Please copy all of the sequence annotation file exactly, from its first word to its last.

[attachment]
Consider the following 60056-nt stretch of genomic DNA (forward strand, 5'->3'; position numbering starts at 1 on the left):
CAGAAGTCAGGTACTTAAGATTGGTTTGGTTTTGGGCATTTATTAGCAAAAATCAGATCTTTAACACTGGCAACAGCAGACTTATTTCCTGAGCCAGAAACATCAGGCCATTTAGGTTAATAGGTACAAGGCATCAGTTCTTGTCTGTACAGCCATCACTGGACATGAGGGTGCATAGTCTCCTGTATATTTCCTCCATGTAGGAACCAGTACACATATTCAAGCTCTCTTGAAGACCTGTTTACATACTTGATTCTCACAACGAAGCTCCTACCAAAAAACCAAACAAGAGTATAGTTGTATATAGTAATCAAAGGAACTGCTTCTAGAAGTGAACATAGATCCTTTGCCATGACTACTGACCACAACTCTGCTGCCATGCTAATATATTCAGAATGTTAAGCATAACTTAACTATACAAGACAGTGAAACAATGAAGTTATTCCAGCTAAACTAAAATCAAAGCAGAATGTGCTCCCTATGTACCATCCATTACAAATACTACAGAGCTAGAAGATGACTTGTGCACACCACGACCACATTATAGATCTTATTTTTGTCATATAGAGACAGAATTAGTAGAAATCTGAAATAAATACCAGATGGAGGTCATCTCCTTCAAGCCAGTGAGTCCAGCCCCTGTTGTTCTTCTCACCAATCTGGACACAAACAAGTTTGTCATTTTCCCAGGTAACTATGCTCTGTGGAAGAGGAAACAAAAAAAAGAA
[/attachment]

Consider the following 60056-nt stretch of genomic DNA (forward strand, 5'->3'; position numbering starts at 1 on the left):
CAGAAGTCAGGTACTTAAGATTGGTTTGGTTTTGGGCATTTATTAGCAAAAATCAGATCTTTAACACTGGCAACAGCAGACTTATTTCCTGAGCCAGAAACATCAGGCCATTTAGGTTAATAGGTACAAGGCATCAGTTCTTGTCTGTACAGCCATCACTGGACATGAGGGTGCATAGTCTCCTGTATATTTCCTCCATGTAGGAACCAGTACACATATTCAAGCTCTCTTGAAGACCTGTTTACATACTTGATTCTCACAACGAAGCTCCTACCAAAAAACCAAACAAGAGTATAGTTGTATATAGTAATCAAAGGAACTGCTTCTAGAAGTGAACATAGATCCTTTGCCATGACTACTGACCACAACTCTGCTGCCATGCTAATATATTCAGAATGTTAAGCATAACTTAACTATACAAGACAGTGAAACAATGAAGTTATTCCAGCTAAACTAAAATCAAAGCAGAATGTGCTCCCTATGTACCATCCATTACAAATACTACAGAGCTAGAAGATGACTTGTGCACACCACGACCACATTATAGATCTTATTTTTGTCATATAGAGACAGAATTAGTAGAAATCTGAAATAAATACCAGATGGAGGTCATCTCCTTCAAGCCAGTGAGTCCAGCCCCTGTTGTTCTTCTCACCAATCTGGACACAAACAAGTTTGTCATTTTCCCAGGTAACTATGCTCTGTGGAAGAGGAAACAAAAAAAAGAA